If the staff at Woodworth Library had their way, concerns surrounding COVID-19 would be in the past, and patrons would be continuously filing in and out of the library doors like they used to. But without a concrete end to the pandemic in sight, they’ve had no choice but to either curb services or go virtual. Fortunately for the community, they chose the latter.
“The entire library team has been really open and creative,” said Yadira Payne, Woodworth Library director. “We’ve worked really hard to provide our services – just in modified, new creative ways. And we’re constantly re-evaluating how we offer and what we offer to try to make it a little bit easier.”
One of the ways library staff continues to provide service is through its weekly Virtual Story Time. The increasingly popular event occurs on the Fort Gordon MWR Woodworth Library Facebook page.
New lessons, crafts and games are posted every Wednesday at 10 a.m. Along with the video, there is a link to watch/listen to the day’s featured story.
The current season’s theme, “My body,” began in September and will end March 31. Video posts are about 5 minutes long and begin with greeting from Evelyn Guzman, Woodworth Library recreation specialist, and Nichole Houtman, library tech. In the video, the duo teach viewers how to say different body parts in Spanish and follow with a craft. Parents then have the option to pick up a craft kit from the library to make the featured craft at home.
“We are trying to avoid them bringing in kids through the front, so they ring the doorbell in the back, they let us know what craft kit they are looking for, and we will give them however many craft kits they need,” Guzman explained. “They take it home, work on those crafts, and then they post a picture on our Facebook page.”
Children who participate and post a picture in the comment section for the corresponding week will be entered to win a prize for that week. At the end of the season, participants will have an opportunity to win one of three larger prizes by identifying and speaking each body part learned in Spanish.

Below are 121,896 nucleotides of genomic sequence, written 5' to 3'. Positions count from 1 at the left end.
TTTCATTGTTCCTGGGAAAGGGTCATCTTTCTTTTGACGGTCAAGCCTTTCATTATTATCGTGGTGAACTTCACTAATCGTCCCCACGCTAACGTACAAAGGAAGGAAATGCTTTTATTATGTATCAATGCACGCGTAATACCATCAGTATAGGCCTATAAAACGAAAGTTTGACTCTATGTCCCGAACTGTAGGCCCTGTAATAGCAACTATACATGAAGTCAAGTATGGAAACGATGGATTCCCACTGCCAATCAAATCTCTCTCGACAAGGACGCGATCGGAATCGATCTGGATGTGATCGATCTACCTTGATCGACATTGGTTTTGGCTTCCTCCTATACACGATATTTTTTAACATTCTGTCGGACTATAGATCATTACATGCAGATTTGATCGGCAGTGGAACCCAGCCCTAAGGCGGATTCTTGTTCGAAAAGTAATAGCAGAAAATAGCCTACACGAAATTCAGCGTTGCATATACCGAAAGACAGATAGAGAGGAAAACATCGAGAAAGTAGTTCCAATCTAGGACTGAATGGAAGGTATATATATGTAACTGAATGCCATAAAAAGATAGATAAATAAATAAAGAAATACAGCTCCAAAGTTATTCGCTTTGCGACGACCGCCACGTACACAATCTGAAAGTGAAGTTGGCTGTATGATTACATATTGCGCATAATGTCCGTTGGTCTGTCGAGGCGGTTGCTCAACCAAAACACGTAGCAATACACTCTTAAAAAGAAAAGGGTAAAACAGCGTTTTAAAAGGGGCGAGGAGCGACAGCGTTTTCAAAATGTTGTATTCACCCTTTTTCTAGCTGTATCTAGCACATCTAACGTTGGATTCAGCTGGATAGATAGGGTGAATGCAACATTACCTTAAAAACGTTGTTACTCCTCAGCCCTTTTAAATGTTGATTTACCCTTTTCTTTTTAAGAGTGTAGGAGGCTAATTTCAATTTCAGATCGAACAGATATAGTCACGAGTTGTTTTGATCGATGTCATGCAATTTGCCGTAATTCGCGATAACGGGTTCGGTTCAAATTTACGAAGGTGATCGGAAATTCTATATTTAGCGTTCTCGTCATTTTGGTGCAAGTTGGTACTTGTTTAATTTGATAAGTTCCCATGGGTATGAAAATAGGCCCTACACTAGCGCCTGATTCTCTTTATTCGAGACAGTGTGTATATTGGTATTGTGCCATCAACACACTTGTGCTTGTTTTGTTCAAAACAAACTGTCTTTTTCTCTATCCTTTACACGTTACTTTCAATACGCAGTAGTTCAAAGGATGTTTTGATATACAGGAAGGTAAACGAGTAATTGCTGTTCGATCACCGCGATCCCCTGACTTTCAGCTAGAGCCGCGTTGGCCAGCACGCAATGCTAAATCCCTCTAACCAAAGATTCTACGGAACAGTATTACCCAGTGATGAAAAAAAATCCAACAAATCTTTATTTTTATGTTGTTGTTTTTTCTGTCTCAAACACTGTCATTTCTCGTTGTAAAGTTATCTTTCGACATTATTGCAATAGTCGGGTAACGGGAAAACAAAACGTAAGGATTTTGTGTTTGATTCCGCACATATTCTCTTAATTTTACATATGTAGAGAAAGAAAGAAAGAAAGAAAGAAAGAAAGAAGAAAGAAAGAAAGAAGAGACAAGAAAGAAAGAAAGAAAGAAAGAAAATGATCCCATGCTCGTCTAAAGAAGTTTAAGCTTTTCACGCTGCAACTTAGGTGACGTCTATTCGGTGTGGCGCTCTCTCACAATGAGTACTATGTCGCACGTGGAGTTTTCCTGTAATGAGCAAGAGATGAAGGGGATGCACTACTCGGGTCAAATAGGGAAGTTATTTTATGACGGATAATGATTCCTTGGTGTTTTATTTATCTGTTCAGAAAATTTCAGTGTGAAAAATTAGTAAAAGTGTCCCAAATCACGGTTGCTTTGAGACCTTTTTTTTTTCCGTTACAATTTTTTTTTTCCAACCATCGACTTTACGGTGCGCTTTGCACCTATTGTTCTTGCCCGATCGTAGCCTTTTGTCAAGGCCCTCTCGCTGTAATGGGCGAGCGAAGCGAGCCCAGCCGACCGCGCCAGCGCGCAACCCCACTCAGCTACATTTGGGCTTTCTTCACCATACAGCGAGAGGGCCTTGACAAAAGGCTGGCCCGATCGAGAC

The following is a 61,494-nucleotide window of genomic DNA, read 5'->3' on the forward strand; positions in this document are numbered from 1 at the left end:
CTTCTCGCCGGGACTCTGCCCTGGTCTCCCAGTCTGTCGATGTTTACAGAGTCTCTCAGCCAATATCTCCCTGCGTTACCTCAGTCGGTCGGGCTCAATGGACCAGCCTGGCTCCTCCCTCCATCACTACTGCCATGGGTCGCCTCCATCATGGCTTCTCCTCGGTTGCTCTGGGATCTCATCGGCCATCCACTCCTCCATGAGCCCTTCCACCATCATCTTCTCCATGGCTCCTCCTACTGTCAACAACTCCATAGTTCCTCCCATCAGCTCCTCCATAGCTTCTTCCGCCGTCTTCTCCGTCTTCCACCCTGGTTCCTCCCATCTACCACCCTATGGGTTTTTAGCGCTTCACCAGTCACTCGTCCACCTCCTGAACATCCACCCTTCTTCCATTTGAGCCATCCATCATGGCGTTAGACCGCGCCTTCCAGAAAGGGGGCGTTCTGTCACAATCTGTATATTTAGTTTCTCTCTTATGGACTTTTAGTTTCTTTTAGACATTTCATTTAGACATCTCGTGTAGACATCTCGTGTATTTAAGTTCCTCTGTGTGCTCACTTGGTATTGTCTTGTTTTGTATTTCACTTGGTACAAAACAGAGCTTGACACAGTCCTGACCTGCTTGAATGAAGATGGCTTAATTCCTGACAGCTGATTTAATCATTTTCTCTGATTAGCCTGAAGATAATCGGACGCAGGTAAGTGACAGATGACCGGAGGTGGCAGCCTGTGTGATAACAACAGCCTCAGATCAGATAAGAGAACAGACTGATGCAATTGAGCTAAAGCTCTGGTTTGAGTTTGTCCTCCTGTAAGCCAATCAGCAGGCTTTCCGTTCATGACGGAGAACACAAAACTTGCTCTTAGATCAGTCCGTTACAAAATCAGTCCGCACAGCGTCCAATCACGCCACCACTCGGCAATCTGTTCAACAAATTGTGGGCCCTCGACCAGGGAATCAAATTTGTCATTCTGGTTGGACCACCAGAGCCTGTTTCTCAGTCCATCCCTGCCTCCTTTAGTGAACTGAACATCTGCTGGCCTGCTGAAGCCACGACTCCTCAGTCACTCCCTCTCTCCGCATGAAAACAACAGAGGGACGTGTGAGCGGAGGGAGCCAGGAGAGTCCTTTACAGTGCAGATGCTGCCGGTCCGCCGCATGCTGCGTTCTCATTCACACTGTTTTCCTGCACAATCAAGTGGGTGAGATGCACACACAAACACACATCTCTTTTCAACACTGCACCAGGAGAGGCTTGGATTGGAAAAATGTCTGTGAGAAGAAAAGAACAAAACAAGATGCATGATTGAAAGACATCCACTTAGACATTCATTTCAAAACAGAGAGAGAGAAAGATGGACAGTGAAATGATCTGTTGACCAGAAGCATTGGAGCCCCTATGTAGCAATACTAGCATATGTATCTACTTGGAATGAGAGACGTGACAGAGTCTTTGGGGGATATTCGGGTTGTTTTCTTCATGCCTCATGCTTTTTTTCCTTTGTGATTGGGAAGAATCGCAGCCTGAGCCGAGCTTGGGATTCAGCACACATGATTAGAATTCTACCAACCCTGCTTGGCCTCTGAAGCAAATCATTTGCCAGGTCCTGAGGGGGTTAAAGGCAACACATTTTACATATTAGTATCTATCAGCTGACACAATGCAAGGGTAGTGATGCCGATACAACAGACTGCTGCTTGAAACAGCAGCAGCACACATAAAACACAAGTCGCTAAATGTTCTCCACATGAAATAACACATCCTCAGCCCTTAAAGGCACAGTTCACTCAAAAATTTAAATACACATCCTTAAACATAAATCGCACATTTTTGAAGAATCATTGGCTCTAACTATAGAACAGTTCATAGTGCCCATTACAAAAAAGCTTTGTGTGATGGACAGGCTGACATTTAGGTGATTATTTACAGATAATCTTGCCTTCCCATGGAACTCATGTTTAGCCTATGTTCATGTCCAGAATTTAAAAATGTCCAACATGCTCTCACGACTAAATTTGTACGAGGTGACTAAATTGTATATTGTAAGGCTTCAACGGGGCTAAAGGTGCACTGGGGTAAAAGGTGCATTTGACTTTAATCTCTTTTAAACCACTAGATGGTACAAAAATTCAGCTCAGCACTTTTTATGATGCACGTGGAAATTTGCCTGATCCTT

Although Guzman would rather host story time in person, one positive thing that has come from conducting it virtually has been the ability to reach more families.
“When we were doing the story time here in the facility, we might have 40 kids,” she said. “Now the views and the likes on Facebook, we have reached 300, 400 … by providing it online, everybody has access to it.”
The Knitting Circle, Reading Circle, and STEAM lab have also gone to virtual meetings. Reading Circle and STEAM lab videos are pre-recorded and uploaded to the library’s Facebook page whereas the Knitting Circle meets via Zoom Video Communications on Saturdays at 11 a.m.
In addition to regularly scheduled activities, library staff is working on ways to host other events such as Dr. Seuss Week, National Read Across America Day, Children’s Book Week, and more.
“We’re still going to have the events, just virtual, Payne said. “It is hard, but the library is trying to be there and continue to provide the same programming that we were providing but in a different way.”
It has become a “new normal” that Payne is confident is temporary but understands is necessary.
“We continue to provide a service and be as accommodating as we can while maintaining the health and safety standards,” Payne said. “Turning people away is definitely not in our mission … but we have to until we have some sort of handle on things.”
Woodworth Library is strictly open to active-duty and service members in training who need computer access. For more information, call the library at 706-791-7323.